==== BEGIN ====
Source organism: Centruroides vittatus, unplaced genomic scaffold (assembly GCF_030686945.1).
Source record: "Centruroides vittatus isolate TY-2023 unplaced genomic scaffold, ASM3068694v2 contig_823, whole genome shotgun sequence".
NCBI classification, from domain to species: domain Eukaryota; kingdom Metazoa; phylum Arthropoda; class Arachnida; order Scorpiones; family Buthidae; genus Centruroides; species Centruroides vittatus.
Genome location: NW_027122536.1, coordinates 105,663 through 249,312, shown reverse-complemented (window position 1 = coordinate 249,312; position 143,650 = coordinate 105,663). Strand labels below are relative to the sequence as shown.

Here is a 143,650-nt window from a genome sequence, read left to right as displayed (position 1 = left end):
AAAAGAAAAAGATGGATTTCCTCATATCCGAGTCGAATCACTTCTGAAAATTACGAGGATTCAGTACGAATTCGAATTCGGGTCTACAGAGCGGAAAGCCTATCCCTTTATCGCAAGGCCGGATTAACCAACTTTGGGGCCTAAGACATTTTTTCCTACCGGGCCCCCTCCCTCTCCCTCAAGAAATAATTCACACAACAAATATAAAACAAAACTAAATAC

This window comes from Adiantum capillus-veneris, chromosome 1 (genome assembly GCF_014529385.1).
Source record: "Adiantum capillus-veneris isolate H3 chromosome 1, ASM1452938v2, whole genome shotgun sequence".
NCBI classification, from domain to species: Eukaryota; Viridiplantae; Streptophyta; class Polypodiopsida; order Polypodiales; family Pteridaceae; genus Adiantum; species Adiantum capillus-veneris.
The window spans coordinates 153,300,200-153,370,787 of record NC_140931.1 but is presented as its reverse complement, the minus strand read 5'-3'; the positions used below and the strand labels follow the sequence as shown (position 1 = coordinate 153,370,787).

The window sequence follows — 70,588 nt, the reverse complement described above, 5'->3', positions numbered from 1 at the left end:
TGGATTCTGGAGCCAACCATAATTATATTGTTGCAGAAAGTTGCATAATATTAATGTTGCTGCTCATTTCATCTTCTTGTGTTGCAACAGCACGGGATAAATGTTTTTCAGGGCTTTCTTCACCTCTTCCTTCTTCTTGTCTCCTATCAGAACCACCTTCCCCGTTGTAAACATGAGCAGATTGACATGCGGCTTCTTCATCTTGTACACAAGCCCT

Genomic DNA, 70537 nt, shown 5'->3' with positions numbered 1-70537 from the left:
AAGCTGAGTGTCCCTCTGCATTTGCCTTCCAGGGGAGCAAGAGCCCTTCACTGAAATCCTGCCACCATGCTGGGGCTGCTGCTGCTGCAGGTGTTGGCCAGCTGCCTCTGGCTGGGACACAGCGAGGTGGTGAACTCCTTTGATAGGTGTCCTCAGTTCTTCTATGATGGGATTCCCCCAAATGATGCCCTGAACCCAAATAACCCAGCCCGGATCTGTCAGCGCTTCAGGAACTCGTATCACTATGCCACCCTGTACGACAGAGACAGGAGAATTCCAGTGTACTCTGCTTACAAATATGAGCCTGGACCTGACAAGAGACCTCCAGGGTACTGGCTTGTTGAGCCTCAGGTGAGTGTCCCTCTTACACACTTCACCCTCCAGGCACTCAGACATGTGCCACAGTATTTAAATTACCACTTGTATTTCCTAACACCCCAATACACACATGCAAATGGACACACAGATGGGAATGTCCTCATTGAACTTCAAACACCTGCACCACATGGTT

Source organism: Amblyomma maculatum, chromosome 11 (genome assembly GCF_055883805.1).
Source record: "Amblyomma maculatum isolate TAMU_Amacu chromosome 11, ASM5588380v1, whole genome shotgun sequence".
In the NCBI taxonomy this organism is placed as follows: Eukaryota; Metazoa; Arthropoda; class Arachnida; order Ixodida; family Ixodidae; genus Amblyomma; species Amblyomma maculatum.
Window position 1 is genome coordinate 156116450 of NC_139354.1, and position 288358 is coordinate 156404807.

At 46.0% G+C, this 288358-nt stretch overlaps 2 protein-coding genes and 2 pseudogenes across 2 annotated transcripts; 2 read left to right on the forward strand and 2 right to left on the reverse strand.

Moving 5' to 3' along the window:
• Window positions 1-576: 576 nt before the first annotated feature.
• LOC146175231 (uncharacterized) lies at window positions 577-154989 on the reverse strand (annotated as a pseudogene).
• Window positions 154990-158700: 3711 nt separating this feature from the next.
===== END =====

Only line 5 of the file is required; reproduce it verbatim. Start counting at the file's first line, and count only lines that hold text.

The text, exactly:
Here is a 143,650-nt window from a genome sequence, read left to right as displayed (position 1 = left end):